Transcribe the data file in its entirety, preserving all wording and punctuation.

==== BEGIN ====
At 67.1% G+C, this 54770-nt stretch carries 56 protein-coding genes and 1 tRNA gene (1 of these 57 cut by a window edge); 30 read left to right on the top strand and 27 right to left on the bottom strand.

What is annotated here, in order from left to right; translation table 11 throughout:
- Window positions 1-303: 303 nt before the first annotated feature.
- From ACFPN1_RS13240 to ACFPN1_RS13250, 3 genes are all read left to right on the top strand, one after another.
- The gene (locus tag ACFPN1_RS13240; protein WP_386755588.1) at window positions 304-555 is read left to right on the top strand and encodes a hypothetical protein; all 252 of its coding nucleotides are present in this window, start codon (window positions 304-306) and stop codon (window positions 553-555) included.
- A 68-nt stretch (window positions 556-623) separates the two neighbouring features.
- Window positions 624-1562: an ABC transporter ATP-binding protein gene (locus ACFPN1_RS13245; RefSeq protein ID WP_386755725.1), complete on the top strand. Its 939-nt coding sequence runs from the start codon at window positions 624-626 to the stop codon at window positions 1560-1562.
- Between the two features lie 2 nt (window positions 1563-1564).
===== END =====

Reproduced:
At 67.1% G+C, this 54770-nt stretch carries 56 protein-coding genes and 1 tRNA gene (1 of these 57 cut by a window edge); 30 read left to right on the top strand and 27 right to left on the bottom strand.

What is annotated here, in order from left to right; translation table 11 throughout:
- Window positions 1-303: 303 nt before the first annotated feature.
- From ACFPN1_RS13240 to ACFPN1_RS13250, 3 genes are all read left to right on the top strand, one after another.
- The gene (locus tag ACFPN1_RS13240; protein WP_386755588.1) at window positions 304-555 is read left to right on the top strand and encodes a hypothetical protein; all 252 of its coding nucleotides are present in this window, start codon (window positions 304-306) and stop codon (window positions 553-555) included.
- A 68-nt stretch (window positions 556-623) separates the two neighbouring features.
- Window positions 624-1562: an ABC transporter ATP-binding protein gene (locus ACFPN1_RS13245; RefSeq protein ID WP_386755725.1), complete on the top strand. Its 939-nt coding sequence runs from the start codon at window positions 624-626 to the stop codon at window positions 1560-1562.
- Between the two features lie 2 nt (window positions 1563-1564).